Meanwhile, in the Americas, the combination of coronavirus and plunging commodity prices have ravaged the local economies. Throw in a sprinkle of political unrest in countries such as Chile and Brazil, and the continent is having a nasty year. While South America will eventually bottom, there’s no sign of a turnaround yet. It’s likely that emerging markets won’t recover until developed markets already are well into an upswing, meaning that it’s much too early to buy Santander stock.

If you really want to own a piece of Santander, its best asset, Banco Santander Mexico (NYSE:BSMX) is publicly listed. Mexico should recover faster than most of Santander’s other markets given Mexico’s close ties to the U.S., including the new free trade agreement enacted this past month.

Westpac (WBK)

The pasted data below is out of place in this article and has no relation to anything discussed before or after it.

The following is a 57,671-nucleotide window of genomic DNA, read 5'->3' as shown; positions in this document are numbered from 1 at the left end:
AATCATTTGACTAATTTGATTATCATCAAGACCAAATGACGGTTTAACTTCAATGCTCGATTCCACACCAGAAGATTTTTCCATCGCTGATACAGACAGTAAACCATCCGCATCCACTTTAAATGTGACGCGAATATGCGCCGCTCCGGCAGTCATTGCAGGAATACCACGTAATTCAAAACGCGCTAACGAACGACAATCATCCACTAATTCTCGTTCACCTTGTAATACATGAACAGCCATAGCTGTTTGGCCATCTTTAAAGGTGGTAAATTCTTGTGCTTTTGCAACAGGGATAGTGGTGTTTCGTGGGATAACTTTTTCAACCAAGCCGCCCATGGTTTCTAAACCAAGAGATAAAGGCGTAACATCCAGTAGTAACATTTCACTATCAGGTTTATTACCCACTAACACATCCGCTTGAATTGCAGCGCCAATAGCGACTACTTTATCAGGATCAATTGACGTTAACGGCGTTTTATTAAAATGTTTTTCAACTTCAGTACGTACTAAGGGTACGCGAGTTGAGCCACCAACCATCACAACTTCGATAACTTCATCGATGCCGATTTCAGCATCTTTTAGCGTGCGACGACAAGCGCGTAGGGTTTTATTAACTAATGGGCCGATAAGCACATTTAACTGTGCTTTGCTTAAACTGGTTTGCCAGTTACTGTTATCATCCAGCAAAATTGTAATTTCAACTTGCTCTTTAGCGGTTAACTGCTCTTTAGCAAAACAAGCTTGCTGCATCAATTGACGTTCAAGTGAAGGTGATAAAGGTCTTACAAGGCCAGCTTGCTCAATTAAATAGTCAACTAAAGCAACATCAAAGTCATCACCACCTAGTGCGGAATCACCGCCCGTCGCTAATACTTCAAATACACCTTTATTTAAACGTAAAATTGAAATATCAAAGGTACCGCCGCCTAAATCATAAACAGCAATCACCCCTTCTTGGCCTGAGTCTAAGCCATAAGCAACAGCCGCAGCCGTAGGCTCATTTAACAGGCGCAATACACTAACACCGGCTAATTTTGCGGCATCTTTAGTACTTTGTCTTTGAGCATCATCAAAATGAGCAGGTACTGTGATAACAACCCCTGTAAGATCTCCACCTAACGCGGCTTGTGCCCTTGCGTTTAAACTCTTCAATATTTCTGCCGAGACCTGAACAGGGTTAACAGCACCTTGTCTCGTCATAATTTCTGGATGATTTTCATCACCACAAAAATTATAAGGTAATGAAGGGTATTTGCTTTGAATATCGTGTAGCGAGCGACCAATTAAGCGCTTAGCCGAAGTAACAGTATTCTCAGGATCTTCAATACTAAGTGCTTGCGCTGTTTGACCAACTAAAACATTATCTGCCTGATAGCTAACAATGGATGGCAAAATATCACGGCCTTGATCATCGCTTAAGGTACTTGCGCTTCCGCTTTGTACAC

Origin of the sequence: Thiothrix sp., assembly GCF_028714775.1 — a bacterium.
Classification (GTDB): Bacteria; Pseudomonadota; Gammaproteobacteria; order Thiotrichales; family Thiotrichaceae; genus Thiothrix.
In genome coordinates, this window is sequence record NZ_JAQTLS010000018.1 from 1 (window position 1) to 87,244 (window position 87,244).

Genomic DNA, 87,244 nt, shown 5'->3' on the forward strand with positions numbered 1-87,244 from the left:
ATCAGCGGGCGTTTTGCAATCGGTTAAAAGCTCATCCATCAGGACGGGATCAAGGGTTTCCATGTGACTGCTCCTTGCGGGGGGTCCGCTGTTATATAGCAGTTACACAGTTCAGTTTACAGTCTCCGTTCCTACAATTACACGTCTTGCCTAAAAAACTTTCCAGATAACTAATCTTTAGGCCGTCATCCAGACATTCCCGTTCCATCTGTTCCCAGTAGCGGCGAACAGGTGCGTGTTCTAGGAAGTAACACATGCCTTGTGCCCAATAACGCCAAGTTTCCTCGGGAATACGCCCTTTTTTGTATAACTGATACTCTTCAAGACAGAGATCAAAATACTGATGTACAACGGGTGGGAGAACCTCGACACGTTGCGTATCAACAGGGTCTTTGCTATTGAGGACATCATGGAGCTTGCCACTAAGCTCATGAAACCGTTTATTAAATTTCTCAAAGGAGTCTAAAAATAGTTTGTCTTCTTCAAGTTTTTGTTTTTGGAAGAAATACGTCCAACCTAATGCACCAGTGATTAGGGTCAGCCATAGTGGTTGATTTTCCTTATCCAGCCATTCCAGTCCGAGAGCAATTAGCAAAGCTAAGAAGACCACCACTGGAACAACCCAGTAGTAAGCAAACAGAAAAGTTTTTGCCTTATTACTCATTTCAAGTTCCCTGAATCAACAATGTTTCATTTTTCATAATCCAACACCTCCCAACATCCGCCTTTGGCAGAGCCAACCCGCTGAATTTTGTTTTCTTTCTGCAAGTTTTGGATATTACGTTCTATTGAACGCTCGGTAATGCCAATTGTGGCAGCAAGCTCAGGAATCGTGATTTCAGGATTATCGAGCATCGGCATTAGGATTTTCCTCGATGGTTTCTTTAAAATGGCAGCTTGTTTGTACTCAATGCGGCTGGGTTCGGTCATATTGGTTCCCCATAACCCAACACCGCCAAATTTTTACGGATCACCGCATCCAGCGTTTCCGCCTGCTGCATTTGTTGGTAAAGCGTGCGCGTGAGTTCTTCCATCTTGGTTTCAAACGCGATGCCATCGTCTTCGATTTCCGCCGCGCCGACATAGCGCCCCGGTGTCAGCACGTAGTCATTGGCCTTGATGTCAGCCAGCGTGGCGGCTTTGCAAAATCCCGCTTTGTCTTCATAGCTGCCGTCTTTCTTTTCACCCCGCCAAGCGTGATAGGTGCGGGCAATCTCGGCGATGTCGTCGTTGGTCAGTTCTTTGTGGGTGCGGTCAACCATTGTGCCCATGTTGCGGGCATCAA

westpac (WBK) logo out front of a building

Source: Shutterstock

Westpac may not be a household name for some investors, but it is a huge firm. Even after dreadful stock performance this year, Westpac still has a market capitalization of $45 billion. That’s because Westpac is one of Australia’s leading banks, and until 2020, that was a great place to be.

In fact, Australia enjoyed a record 29 year economic expansion. 2001? 2008? Australia kept growing, even as the rest of the world teetered on the brink. Now, however, the chickens have come home to roost. Australia’s economic expansion finally ended this year; it’s in recession like everyone else. This puts their record housing boom at risk of an ugly ending — already the Australian Central Bank is worried about a 15% decline in housing prices and is considering measures to restrict market transactions to keep prices from falling.

As if that weren’t enough, Westpac has created troubles of its own account. Australia’s financial crimes regulator sued Westpac for 23 million alleged breaches of anti-money laundering laws. Disturbingly, many of these breaches reportedly involved child exploitation.